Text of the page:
Great job to all of the runners last night.  And kudos to Ryan Hill and Julia Lucas for representing NC State runners so well.  Although I don’t know either one of them, I still feel so proud. Go Wolfpack!

Now I’m off to finish my preparations for the race tomorrow – finishing off the bottle of beet juice (it has been a day long process), and drinking lots of water.  It’s going to be 104 degrees tomorrow!

Beet Juice, Carrot Juice, and Lemon – Definitely NOT delicious (but they say it makes you run faster!)


Maybe a cool glass and a bendy straw will make it a little better =)

Happy Trails and Happy Running!

Tracie

The Decathlon and Ashton Eaton

In case you missed it on Saturday afternoon (as I did), Ashton Eaton became what some say to be the greatest athlete ever and set the world record for the decathlon.  During the second day of events, he ran the 1500m in 4:14 to earn a total score of 9,039 points, beating the previous world record by 13 points.  I had read about Ashton Eaton in this month’s issue of Runner’s World, but I still didn’t know what the 10 events in the decathlon were.  In the spirit of the Olympics, I decided to make this my topic for today.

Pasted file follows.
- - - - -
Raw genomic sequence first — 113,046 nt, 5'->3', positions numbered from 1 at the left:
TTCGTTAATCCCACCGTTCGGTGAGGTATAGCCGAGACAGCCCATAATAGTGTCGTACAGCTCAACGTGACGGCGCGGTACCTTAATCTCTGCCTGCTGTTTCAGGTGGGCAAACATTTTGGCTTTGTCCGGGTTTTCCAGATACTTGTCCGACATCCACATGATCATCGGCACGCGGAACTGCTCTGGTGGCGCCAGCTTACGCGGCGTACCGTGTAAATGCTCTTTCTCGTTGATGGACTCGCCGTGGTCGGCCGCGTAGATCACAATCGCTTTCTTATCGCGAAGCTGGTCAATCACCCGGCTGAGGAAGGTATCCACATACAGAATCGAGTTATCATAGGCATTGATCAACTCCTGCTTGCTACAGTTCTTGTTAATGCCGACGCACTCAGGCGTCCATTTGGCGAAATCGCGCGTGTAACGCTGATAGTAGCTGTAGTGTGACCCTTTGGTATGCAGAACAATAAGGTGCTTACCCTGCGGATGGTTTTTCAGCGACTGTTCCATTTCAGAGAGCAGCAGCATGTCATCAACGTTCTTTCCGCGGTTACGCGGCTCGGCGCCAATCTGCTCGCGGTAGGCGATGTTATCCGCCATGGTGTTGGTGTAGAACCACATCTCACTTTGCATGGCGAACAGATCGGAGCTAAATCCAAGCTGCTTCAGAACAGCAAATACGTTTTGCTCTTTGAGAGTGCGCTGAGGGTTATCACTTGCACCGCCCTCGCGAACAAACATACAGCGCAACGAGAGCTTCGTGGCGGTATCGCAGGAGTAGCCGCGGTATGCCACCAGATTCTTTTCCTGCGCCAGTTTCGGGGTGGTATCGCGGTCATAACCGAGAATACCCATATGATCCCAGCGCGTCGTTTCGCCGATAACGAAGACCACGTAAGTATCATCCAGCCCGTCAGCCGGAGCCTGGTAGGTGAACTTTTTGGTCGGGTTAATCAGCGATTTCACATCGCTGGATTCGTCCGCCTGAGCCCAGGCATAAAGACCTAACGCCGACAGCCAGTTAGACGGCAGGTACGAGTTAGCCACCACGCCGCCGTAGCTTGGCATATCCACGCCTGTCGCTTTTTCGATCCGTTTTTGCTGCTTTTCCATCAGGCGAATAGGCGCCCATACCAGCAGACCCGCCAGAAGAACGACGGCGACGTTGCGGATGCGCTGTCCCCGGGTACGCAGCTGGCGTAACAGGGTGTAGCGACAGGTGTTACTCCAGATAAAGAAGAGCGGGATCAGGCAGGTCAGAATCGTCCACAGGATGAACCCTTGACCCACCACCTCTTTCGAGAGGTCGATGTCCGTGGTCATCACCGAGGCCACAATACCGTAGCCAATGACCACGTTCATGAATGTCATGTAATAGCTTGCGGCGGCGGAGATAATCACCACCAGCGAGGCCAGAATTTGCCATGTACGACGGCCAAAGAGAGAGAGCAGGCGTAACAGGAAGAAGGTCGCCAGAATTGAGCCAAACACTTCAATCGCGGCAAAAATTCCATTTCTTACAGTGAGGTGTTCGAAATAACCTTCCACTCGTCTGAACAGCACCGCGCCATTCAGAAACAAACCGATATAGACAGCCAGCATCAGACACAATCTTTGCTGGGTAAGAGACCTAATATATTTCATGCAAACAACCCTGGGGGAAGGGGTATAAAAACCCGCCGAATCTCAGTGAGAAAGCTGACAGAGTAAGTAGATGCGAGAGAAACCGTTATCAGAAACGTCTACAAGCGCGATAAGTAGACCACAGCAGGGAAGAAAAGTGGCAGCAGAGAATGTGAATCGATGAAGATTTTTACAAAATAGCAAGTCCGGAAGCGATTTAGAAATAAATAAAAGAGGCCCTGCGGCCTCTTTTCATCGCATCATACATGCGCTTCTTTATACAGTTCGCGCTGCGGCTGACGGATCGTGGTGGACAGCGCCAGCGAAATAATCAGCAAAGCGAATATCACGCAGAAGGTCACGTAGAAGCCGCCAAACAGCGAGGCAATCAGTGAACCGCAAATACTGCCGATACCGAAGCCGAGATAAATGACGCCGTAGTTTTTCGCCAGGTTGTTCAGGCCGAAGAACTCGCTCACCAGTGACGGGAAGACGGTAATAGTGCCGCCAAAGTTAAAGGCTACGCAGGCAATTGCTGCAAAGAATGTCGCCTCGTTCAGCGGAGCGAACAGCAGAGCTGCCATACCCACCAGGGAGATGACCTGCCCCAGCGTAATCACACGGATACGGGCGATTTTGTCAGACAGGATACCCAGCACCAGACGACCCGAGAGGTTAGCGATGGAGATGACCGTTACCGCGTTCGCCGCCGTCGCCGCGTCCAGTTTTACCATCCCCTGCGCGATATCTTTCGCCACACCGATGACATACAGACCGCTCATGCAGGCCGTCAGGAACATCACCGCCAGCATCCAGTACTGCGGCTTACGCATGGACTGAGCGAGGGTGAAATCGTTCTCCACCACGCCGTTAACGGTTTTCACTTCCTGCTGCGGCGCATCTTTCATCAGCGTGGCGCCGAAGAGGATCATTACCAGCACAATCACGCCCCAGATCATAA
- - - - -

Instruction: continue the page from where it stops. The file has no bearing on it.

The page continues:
What exactly did Eaton do to become one of the best in the world?

The decathlon is a track and field event taking place over two days, and the winner is determined by combining the results of all 10 events.  The men’s and the women’s events are not exactly the same so I’ll start with the men’s event first.  Day one consists of five events – 100 meters, long jump, shot put, high jump, and 400 meters.  Day two consists of the other five, – 110 meter hurdles, discus throw, pole vault, javelin throw, and 1500 meters.  The points earned for each event can be determined with the following formula: